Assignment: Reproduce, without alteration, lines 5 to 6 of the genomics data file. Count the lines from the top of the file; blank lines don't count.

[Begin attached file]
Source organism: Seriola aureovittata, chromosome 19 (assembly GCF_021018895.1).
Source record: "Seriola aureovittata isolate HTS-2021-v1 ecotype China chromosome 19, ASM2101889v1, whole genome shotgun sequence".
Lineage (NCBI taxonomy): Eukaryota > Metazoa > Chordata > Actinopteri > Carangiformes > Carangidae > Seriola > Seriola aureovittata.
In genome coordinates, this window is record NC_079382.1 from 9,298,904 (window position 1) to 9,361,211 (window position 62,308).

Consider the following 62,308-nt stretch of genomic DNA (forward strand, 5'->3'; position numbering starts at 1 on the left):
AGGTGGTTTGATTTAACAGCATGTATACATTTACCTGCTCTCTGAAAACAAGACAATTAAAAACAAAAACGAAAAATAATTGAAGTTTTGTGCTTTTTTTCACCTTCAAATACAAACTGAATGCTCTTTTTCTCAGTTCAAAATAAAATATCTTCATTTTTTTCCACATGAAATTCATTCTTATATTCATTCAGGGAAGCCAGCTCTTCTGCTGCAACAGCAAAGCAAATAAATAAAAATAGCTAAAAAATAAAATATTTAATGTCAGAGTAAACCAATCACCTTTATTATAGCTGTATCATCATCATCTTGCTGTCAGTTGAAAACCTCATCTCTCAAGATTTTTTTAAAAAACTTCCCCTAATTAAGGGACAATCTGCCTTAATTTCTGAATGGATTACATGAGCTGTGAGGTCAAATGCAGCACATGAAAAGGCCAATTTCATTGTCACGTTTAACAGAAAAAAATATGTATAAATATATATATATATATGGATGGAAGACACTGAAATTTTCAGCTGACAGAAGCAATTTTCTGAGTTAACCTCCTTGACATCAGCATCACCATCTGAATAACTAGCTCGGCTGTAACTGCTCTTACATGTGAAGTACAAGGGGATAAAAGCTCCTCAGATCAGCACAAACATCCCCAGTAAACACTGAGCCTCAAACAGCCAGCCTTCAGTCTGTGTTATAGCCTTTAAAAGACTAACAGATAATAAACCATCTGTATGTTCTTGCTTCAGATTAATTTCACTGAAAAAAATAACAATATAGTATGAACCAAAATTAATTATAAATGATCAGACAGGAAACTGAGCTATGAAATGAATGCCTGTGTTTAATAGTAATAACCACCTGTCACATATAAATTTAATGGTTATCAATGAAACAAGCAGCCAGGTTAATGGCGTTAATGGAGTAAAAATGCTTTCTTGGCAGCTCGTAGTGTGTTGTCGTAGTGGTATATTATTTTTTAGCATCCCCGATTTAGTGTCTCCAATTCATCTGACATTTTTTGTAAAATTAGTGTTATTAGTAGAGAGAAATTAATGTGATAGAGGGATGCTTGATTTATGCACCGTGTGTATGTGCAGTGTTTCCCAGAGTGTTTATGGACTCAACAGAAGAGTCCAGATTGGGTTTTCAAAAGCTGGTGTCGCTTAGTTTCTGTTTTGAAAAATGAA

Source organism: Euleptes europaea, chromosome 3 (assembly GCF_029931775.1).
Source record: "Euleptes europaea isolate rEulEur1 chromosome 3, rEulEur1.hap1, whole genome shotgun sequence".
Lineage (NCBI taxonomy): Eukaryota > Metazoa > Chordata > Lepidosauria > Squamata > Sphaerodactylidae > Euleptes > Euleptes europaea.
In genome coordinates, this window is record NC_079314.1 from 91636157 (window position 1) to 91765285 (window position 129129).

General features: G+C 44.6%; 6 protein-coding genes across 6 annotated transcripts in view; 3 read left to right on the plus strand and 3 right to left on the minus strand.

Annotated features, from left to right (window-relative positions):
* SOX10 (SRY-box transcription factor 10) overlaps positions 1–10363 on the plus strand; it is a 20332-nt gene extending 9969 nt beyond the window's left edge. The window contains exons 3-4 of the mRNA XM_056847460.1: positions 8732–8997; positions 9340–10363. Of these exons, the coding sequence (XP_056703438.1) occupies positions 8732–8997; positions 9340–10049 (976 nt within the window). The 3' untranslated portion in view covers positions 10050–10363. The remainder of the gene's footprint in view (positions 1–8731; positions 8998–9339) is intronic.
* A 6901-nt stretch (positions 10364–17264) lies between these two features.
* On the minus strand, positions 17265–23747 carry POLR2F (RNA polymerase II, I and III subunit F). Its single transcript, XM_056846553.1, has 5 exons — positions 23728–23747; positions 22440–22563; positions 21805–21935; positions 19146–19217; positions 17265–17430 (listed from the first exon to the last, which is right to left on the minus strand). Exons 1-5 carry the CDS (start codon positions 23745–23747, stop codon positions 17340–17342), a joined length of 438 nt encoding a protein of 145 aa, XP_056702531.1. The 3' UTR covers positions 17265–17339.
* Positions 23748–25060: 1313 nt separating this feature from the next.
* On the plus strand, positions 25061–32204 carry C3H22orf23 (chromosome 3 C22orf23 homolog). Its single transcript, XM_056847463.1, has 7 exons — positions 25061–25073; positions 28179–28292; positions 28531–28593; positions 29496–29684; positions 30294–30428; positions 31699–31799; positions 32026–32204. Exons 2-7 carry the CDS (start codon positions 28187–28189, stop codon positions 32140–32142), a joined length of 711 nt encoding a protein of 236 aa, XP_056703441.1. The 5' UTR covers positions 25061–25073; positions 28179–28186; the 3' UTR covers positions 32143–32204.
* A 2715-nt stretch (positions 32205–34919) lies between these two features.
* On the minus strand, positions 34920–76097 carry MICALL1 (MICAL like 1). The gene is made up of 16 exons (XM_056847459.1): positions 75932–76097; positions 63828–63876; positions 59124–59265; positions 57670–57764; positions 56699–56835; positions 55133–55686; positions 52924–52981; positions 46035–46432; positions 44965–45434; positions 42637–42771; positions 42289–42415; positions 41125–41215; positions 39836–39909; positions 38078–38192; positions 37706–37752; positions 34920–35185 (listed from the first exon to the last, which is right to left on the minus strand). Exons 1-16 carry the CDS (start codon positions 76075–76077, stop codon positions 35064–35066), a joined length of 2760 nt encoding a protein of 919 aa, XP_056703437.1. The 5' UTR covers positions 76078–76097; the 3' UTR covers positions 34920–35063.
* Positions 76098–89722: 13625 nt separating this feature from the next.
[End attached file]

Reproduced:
Consider the following 62,308-nt stretch of genomic DNA (forward strand, 5'->3'; position numbering starts at 1 on the left):
AGGTGGTTTGATTTAACAGCATGTATACATTTACCTGCTCTCTGAAAACAAGACAATTAAAAACAAAAACGAAAAATAATTGAAGTTTTGTGCTTTTTTTCACCTTCAAATACAAACTGAATGCTCTTTTTCTCAGTTCAAAATAAAATATCTTCATTTTTTTCCACATGAAATTCATTCTTATATTCATTCAGGGAAGCCAGCTCTTCTGCTGCAACAGCAAAGCAAATAAATAAAAATAGCTAAAAAATAAAATATTTAATGTCAGAGTAAACCAATCACCTTTATTATAGCTGTATCATCATCATCTTGCTGTCAGTTGAAAACCTCATCTCTCAAGATTTTTTTAAAAAACTTCCCCTAATTAAGGGACAATCTGCCTTAATTTCTGAATGGATTACATGAGCTGTGAGGTCAAATGCAGCACATGAAAAGGCCAATTTCATTGTCACGTTTAACAGAAAAAAATATGTATAAATATATATATATATATGGATGGAAGACACTGAAATTTTCAGCTGACAGAAGCAATTTTCTGAGTTAACCTCCTTGACATCAGCATCACCATCTGAATAACTAGCTCGGCTGTAACTGCTCTTACATGTGAAGTACAAGGGGATAAAAGCTCCTCAGATCAGCACAAACATCCCCAGTAAACACTGAGCCTCAAACAGCCAGCCTTCAGTCTGTGTTATAGCCTTTAAAAGACTAACAGATAATAAACCATCTGTATGTTCTTGCTTCAGATTAATTTCACTGAAAAAAATAACAATATAGTATGAACCAAAATTAATTATAAATGATCAGACAGGAAACTGAGCTATGAAATGAATGCCTGTGTTTAATAGTAATAACCACCTGTCACATATAAATTTAATGGTTATCAATGAAACAAGCAGCCAGGTTAATGGCGTTAATGGAGTAAAAATGCTTTCTTGGCAGCTCGTAGTGTGTTGTCGTAGTGGTATATTATTTTTTAGCATCCCCGATTTAGTGTCTCCAATTCATCTGACATTTTTTGTAAAATTAGTGTTATTAGTAGAGAGAAATTAATGTGATAGAGGGATGCTTGATTTATGCACCGTGTGTATGTGCAGTGTTTCCCAGAGTGTTTATGGACTCAACAGAAGAGTCCAGATTGGGTTTTCAAAAGCTGGTGTCGCTTAGTTTCTGTTTTGAAAAATGAA